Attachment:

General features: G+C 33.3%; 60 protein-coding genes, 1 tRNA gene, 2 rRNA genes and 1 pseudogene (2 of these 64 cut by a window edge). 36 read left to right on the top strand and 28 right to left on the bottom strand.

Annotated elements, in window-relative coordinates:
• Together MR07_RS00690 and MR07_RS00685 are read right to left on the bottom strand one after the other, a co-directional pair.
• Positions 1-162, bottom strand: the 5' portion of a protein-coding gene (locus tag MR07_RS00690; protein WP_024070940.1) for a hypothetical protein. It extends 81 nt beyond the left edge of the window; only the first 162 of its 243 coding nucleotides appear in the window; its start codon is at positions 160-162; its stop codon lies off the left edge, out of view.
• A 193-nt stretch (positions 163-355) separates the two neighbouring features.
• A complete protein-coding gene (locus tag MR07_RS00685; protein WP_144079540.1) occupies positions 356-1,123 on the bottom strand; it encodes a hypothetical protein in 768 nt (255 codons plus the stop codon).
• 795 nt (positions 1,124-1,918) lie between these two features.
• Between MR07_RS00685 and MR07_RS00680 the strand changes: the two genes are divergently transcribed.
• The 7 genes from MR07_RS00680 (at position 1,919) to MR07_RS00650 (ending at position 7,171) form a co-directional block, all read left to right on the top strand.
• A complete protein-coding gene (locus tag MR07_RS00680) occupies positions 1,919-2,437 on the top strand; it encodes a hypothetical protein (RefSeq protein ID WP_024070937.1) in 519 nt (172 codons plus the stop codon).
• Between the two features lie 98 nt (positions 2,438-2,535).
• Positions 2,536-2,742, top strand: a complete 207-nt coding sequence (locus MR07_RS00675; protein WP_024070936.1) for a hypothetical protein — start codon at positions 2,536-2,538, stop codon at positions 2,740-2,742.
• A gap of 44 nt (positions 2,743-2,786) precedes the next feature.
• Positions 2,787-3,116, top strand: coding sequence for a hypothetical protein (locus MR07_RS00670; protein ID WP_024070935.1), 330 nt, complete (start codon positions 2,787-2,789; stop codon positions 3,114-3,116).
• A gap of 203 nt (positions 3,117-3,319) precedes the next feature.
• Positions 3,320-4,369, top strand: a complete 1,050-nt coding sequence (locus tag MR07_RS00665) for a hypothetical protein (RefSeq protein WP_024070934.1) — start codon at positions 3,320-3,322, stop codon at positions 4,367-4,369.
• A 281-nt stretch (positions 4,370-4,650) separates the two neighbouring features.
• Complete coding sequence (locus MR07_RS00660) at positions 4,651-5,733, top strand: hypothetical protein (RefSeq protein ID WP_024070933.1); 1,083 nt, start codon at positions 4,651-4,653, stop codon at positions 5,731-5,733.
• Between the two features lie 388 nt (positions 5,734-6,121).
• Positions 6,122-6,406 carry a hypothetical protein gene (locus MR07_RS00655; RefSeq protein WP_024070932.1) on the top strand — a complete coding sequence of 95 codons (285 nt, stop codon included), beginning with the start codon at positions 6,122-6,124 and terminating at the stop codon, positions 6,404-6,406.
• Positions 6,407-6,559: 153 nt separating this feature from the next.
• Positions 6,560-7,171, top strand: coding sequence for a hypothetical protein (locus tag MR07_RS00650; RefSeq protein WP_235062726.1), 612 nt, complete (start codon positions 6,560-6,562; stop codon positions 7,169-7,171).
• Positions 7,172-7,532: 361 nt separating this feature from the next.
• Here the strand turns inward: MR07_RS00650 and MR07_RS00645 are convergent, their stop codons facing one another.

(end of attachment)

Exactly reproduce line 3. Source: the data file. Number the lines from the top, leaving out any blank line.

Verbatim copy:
• Together MR07_RS00690 and MR07_RS00685 are read right to left on the bottom strand one after the other, a co-directional pair.